8:32 know the truth. This could be read, literally, “come to know.” True freedom results from continued study of the Scriptures and obedience to them.
8:44 your father the devil. Just as those who receive Christ become children of God (John 1:12), those who do the will of the devil are called “children of the wicked one” (e.g., Matthew 13:38). The age-long conflict between the spiritual seed of the serpent and the spiritual seed of the woman was first prophesied in Eden right after the fall of Adam and Eve (Genesis 3:15).
8:44 murderer from the beginning. Evidently, the first child of Satan was Cain, who slew his brother Abel, no doubt at the instigation of Satan (I John 3:8-12). Since that first murder, the devil has been seeking to slay men and women before they can become children of God through faith in Christ, using his own children whenever he can to accomplish it.
8:44 father of it. As the father of lies, the devil deceived our first parents with the lie that they would become “as gods” through obeying his word rather than God’s Word (Genesis 3:1-5). This lie of “humanism”—that men and women, as the apex of the evolutionary process, are the true gods of the world—has been deceiving and drawing people away from the true God of creation ever since. It has assumed various forms in different times and places, but it is always essentially the same old lie of Satan, “which deceiveth the whole world” (Revelation 12:9). Thus, he is author of the great lie of evolution, seeking to understand and control the world without its Creator. He has thereby deceived himself first of all, convincing himself that both he and God had evolved out of the primeval chaos (as in all the ancient mythical cosmogonies which he must have taught his own earliest human children).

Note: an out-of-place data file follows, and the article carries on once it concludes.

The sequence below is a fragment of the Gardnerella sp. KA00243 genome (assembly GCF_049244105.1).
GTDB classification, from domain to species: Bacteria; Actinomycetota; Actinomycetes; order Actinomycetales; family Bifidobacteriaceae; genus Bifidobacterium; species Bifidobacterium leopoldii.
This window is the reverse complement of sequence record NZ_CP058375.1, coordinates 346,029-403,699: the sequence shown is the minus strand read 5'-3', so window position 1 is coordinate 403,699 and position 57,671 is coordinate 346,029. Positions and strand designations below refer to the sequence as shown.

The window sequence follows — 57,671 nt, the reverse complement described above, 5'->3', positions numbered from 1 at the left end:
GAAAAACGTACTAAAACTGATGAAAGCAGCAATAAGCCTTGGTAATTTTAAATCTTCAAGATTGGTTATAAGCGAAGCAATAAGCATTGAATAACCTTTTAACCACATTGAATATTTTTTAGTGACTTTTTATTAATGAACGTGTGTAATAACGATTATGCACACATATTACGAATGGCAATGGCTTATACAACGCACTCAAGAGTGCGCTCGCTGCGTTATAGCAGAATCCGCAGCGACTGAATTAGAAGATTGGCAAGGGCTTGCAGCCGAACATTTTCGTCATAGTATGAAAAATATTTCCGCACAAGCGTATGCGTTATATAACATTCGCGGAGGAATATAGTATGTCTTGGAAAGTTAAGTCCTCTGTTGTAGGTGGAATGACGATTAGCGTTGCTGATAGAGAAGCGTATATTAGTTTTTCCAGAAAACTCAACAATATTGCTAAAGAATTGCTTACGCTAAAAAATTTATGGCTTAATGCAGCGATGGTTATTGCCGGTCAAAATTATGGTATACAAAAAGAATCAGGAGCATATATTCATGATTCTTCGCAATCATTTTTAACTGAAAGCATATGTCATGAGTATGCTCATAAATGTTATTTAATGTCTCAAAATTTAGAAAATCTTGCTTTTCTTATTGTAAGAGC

8:46 convinceth me of sin? Jesus could challenge His enemies to find any sin in Him, because He was, uniquely of all men, without sin. He, as man, has demonstrated to all men what God intended man to be.
8:56 he saw it. Abraham evidently saw the “my day” of Christ when “the word of the LORD came unto Abram in a vision” (Genesis 15:1). On that occasion, the Lord had said, “I am thy shield, and thy exceeding great reward,” and this was the very first of the great “I am’s” of the Bible. This vision of the Word of the Lord was Christ, of course, in a pre-incarnate theophany.
8:59 Jesus hid himself. Because they thought Jesus was a blasphemer, the Jews immediately sought to carry out the legal judgment of stoning (Leviticus 24:16). As He had done on several occasions before, however, Jesus merely passed through the midst of them (e.g., Luke 4:30; John 7:30), because “His hour was not yet come.” This verse says that Jesus “hid Himself,” but does not elaborate as to how this was done. Angels were always with Him (e.g., Mark 1:13; Luke 22:43), so they may well have been involved.